Rats, mice, rabbits and other animals have long played a critical role in evaluating the safety and effectiveness of drugs prior to the first clinical trials. Some scientists are nevertheless trying to spare these animals by replacing them with virtual subjects.
About 60,000 animals would be used each year around the world for studies and tests. These experiments on living beings raise ethical questions because of the animal suffering inflicted, even though the results obtained on animals are not necessarily transposable to humans.
To get around the problem of animal suffering, a team from Oxford University (UK) recently developed a computer simulation that can predict whether or not drugs are toxic to the heart. Their software, “Virtual Assay”, proposes a modeling of the human heart cells and makes it possible to eliminate from the outset drugs toxic for the heart, without the use of animal tests.
Specifically, this new computer model predicted whether a drug or compound could cause arrhythmia – an irregular heartbeat – in 89% of the time. Similar tests were performed on cardiac cells taken from rabbits: these tests were effective only 75% of the time. These results, published last September in Frontiers in Physiology, have also enabled researchers to win an international award, the NC3Rs award, awarded by the National Center for the Replacement Refinement & Reduction of Animals in Research, a British institution that aims to reduce the use of animals in laboratories.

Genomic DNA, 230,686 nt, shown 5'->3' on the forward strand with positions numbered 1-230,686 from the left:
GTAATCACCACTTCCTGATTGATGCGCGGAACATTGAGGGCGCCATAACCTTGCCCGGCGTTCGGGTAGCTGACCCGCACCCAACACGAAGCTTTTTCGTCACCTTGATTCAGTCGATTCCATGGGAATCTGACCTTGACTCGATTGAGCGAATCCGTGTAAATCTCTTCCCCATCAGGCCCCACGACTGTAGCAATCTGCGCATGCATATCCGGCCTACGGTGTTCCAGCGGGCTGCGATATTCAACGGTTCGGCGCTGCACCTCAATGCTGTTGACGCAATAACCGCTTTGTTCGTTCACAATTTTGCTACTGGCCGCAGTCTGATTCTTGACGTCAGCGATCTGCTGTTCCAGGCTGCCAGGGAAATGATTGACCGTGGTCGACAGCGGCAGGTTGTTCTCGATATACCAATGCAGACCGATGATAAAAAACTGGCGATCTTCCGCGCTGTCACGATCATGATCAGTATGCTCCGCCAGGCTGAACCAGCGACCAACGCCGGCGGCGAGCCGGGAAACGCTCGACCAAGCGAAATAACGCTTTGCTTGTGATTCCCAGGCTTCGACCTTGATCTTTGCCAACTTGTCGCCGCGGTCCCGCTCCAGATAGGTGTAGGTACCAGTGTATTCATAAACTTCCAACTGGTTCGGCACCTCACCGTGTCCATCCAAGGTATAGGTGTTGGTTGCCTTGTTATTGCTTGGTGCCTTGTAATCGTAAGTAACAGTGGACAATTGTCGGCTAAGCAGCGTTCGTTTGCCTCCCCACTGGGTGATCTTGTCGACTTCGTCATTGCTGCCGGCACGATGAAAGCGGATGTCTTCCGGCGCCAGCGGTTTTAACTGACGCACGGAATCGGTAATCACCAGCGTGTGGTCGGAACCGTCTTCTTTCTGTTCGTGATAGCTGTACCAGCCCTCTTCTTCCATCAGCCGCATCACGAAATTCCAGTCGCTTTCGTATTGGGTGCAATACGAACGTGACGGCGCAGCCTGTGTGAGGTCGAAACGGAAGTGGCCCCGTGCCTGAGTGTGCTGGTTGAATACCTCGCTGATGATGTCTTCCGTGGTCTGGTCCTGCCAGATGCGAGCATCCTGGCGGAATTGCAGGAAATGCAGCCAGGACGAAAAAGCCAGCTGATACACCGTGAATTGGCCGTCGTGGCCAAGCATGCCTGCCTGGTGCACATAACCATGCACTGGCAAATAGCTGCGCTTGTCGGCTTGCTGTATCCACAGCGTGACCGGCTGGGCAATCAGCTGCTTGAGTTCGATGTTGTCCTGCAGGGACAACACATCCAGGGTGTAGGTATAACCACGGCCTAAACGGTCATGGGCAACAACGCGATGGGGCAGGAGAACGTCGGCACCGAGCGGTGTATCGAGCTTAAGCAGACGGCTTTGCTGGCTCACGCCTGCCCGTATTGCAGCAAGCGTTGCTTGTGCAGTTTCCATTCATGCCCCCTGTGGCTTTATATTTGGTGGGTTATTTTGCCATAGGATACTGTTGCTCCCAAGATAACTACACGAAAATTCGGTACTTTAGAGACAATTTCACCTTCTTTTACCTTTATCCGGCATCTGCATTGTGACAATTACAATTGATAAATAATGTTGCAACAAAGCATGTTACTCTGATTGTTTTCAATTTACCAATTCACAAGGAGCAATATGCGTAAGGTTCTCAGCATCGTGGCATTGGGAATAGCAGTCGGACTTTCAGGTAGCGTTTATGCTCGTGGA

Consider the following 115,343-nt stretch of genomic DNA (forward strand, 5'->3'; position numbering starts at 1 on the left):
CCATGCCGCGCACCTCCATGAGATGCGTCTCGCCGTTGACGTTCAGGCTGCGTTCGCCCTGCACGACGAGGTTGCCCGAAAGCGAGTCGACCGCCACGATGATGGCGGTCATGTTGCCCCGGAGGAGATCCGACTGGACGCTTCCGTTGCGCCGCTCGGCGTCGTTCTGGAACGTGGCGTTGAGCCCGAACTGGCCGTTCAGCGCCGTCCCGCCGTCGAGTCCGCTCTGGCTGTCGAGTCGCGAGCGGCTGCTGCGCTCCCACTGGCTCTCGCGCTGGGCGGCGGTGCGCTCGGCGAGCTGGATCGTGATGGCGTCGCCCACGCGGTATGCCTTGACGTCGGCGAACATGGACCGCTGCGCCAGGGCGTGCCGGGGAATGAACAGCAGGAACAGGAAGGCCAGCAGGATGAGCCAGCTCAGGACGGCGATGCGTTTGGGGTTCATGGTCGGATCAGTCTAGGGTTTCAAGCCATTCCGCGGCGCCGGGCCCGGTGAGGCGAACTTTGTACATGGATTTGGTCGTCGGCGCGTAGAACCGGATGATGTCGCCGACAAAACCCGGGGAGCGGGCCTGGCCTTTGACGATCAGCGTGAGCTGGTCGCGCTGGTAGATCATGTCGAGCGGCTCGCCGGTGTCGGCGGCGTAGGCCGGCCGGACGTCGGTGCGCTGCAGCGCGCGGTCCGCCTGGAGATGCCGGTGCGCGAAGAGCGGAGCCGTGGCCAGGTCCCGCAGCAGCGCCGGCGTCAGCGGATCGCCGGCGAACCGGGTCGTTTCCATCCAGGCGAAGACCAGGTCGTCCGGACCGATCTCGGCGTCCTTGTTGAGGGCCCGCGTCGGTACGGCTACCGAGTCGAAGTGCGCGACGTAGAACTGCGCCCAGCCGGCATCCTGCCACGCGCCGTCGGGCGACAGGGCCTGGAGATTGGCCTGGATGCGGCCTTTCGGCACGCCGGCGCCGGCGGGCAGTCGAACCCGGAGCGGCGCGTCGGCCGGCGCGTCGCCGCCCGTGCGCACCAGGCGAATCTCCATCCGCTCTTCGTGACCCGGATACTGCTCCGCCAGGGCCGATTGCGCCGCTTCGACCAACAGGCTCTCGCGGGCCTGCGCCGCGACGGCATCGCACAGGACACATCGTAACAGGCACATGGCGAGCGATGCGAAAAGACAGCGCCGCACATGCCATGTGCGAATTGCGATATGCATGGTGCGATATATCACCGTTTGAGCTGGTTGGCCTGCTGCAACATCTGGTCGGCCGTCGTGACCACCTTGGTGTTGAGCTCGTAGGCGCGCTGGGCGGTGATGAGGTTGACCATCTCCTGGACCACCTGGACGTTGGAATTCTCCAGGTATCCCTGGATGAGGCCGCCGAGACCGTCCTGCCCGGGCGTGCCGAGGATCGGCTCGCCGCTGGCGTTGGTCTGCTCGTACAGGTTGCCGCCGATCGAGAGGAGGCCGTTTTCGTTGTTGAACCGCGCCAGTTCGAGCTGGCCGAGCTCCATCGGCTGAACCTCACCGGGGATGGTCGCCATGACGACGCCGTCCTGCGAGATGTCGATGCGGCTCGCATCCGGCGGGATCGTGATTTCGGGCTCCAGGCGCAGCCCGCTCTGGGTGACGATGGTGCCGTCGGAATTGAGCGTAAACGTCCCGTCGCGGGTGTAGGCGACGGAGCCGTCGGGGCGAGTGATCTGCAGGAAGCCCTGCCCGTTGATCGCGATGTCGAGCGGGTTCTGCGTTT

The lead author of this study, Elisa Passini, a researcher at Oxford’s computer science department, told Gizmodo that these new models could one day save many animals, avoiding killing them in the name of science. “The current strategies for evaluating the cardiotoxicity of drugs involve a combination of preclinical studies using various animal species,” she says. “Including rats, mice, rabbits, dogs and pigs. This screening phase can easily exceed the use of 60,000 animals per year, and this is where our models could play a major role in replacement. ”
These new virtual tests seem more effective than the tests on animals. It remains to be seen whether this option could be extended to all types of tests. These same researchers are starting to conduct virtual studies in the areas of pain research and type 2 diabetes.